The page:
Why Should Someone Die Waiting for a Kidney?

The war on drugs is insidious. A kidney patient in Maine has been taken off a transplant wait list for using medical marijuana, even though both the medical and recreational use of marijuana is legal in Maine.

Garry Godfrey has Alport Syndrome, a hereditary disease which causes renal failure at a young age. He suffers from debilitating pain, nausea, and anxiety, which he treats with medical marijuana. “I’ve tried so many pharmaceuticals and none of them worked, but the medical cannabis does,” he said. “It helps me function. It helps me take care of my kids.” “You should not be discriminated against for the type of medicine you choose,” he added.

Godfrey was put on Maine Medical Center’s kidney transplant list in 2003. In 2010, Maine Medical Center adopted a new policy that “prohibits transplant candidates from using marijuana, due to the risk of an invasive fungal infection known as Aspergillosis.” Godfrey says he was informed of the new policy and taken off the transplant list.

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The hospital says that “once off marijuana, patients can requalify and get put back on the hospital’s wait list.” State lawmakers are considering a bill that would prohibit Maine hospitals from “rejecting transplant patients solely for using medical marijuana.” Godfrey even testified in support of the bill, which is now in committee. Gun Control and the Se... Laurence M. Vance Buy New $5.95 (as of 03:35 EDT - Details)

It is a shame that using marijuana—even for medical reasons—may ruin your life. It is an outrage that it may cost you your life. Not, of course, because of the marijuana, but because of society’s reaction to the use of marijuana.

Let’s assume for a moment that the risk of infection is the sole reason that the hospital took Garry Godfrey off its kidney transplant list. Since I am not a physician, I will not comment on the risk of fungal infections or whether the hospital is telling the whole truth about marijuana. But let’s assume that the risk of infection is extremely high and it is really a bad idea for a kidney transplant patient to use marijuana. And let’s further assume that marijuana is not only perfectly legal, but has no stigma associated with its use.

Under these circumstances, what could possibly be wrong with this situation?

Plenty, and it has nothing to do with marijuana.

Mr. Godfrey has been waiting for a kidney since 2003. Why? Why can’t he just buy one from a willing donor or the family of a deceased individual? Because the federal government won’t let him. Why can’t some philanthropist just buy one from a willing donor or the family of a deceased individual? Again, because the federal government won’t let him.

In 1984, Congress passed the National Organ Transplant Act (NOTA) to outlaw the sale of body organs and established the Organ Procurement and Transplantation Network (OPTN) to facilitate the procurement of such organs. The program is administered by the United Network for Organ Sharing (UNOS), a non-profit organization.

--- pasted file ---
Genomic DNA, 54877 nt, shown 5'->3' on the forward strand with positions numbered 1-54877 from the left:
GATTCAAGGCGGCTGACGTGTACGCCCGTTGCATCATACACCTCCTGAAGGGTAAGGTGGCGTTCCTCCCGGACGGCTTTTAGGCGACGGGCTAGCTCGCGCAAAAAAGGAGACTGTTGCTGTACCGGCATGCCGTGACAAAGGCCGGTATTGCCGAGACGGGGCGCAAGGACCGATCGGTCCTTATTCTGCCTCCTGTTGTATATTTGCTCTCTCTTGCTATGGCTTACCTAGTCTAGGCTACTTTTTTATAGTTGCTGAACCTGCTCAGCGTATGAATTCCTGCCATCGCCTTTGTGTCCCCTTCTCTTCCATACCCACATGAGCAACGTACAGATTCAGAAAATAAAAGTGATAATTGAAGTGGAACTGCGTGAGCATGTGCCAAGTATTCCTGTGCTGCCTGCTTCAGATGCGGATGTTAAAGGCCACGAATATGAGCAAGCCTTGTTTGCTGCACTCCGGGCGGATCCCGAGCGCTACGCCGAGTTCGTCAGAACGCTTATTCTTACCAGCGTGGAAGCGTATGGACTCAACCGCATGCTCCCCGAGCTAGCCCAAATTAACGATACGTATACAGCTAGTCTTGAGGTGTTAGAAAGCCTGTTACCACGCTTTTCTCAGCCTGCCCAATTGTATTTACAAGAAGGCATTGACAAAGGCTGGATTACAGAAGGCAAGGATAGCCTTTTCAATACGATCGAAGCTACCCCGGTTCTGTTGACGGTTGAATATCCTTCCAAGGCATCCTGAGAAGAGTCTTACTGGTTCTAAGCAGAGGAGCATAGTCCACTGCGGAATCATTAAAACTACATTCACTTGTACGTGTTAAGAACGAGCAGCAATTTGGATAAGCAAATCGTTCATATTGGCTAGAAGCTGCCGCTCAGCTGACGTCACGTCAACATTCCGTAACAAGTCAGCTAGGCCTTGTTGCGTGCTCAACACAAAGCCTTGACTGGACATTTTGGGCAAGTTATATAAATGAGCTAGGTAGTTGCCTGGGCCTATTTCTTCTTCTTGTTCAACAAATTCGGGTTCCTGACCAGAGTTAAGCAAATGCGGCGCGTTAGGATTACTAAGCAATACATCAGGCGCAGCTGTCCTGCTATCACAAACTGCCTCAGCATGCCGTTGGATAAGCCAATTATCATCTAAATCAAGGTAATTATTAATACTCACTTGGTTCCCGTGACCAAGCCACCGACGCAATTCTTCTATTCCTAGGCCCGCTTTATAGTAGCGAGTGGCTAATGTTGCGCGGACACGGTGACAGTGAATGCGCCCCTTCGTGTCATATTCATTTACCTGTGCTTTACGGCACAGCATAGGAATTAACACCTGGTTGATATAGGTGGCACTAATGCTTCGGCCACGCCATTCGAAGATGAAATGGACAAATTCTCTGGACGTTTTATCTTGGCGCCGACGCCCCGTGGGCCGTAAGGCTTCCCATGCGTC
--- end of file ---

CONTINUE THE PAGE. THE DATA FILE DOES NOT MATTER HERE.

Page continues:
According to the NOTA: “It shall be unlawful for any person to knowingly acquire, receive, or otherwise transfer any human organ for valuable consideration for use in human transplantation if the transfer affects interstate commerce.” The penalty is a fine of $50,000 or up to five years in prison, or both. The Senate Report accompanying NOTA stated that “human body parts should not be viewed as commodities.”

There are three things that need to be said about this.

It Is Dangerous to Be ... Andrew P. Napolitano Best Price: $1.16 Buy New $4.90 (as of 11:40 EDT - Details) First of all, overseeing the procurement of bodily organs is an unconstitutional and illegitimate function of government that could be handled entirely and more efficiently by the private sector on the free market.

Second, as Judge Napolitano wrote in It Is Dangerous to Be Right When the Government Is Wrong: The Case for Personal Freedom: “By preventing the buying and selling of organs, the government is making it extremely difficult to find sufficient organ donors because there are zero incentives to donate.”

Third, and most important, do you own your own body? If there is anything that the poorest man owns it is his own body. Anyone should be able to do what he wants with his own body as long as his activities are peaceful, his interactions are consensual, his associations are voluntary, and he doesn’t violate the personal or property rights of anyone else. And if you own your own body, then you certainly also own the organs in your body.

If you can’t use the medicine you want without the government’s permission, then you don’t own your own body, the government does. If you can’t ingest any substances you want without the government’s permission, then you don’t own your own body, the government does. If you can’t sell any part of your own body without the government’s permission, then you don’t own your body, the government does. If you can’t do what you wish with your own body without the government’s permission, then you don’t own your own body, the government does.

In a free society, your body belongs to you—not the government. But Americans don’t live in a free society, do they?